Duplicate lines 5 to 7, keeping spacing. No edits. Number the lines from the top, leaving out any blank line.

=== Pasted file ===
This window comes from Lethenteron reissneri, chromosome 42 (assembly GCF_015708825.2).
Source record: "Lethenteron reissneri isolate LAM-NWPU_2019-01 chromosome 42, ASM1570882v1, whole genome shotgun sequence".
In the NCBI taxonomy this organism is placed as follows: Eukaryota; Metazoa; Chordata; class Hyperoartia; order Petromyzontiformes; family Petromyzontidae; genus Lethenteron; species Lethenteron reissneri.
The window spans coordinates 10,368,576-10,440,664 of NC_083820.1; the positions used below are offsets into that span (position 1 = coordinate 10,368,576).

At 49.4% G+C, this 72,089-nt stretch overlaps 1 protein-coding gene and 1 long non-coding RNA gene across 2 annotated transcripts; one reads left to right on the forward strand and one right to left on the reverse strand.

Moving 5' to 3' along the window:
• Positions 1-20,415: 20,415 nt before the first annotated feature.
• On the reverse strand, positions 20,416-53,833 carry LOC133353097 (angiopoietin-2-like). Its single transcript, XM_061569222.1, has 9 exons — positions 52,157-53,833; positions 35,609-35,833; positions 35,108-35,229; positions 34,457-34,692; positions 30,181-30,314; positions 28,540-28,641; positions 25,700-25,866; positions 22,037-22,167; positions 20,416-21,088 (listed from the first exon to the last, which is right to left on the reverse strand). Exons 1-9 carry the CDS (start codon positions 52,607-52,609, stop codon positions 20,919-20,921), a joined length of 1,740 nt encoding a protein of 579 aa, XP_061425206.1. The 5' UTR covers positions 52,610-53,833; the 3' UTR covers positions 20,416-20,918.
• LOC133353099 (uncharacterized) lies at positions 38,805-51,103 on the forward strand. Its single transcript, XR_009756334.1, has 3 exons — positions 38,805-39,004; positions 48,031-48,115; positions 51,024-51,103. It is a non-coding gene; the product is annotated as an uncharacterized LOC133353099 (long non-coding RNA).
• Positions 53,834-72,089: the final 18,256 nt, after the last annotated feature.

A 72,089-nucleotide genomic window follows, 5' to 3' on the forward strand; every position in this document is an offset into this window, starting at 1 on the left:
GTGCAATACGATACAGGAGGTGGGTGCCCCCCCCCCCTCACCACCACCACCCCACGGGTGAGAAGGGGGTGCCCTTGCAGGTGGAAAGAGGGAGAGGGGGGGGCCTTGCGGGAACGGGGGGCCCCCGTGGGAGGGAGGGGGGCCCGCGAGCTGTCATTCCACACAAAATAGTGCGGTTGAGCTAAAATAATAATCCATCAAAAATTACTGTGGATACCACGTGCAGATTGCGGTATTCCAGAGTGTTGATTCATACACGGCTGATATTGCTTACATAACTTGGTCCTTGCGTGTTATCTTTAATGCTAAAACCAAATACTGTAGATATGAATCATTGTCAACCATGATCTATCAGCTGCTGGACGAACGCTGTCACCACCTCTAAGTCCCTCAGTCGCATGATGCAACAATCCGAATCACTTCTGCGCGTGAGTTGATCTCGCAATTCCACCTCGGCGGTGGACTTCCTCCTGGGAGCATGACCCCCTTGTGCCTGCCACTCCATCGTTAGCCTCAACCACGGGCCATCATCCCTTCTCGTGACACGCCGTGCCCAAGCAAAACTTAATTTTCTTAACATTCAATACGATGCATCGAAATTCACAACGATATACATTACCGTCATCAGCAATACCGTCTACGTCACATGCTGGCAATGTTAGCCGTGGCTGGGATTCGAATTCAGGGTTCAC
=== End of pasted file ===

At 49.4% G+C, this 72,089-nt stretch overlaps 1 protein-coding gene and 1 long non-coding RNA gene across 2 annotated transcripts; one reads left to right on the forward strand and one right to left on the reverse strand.

Moving 5' to 3' along the window:
• Positions 1-20,415: 20,415 nt before the first annotated feature.